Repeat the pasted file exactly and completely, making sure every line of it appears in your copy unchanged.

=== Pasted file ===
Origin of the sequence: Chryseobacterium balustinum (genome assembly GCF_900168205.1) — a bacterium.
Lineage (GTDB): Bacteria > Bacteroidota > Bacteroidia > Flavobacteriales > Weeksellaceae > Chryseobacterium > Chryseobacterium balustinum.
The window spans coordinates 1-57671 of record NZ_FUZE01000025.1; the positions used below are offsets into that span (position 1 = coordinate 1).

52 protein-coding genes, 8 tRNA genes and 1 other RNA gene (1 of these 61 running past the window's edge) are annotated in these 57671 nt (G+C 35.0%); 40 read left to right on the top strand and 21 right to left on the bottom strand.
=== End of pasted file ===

Origin of the sequence: Chryseobacterium balustinum (genome assembly GCF_900168205.1) — a bacterium.
Lineage (GTDB): Bacteria > Bacteroidota > Bacteroidia > Flavobacteriales > Weeksellaceae > Chryseobacterium > Chryseobacterium balustinum.
The window spans coordinates 1-57671 of record NZ_FUZE01000025.1; the positions used below are offsets into that span (position 1 = coordinate 1).

52 protein-coding genes, 8 tRNA genes and 1 other RNA gene (1 of these 61 running past the window's edge) are annotated in these 57671 nt (G+C 35.0%); 40 read left to right on the top strand and 21 right to left on the bottom strand.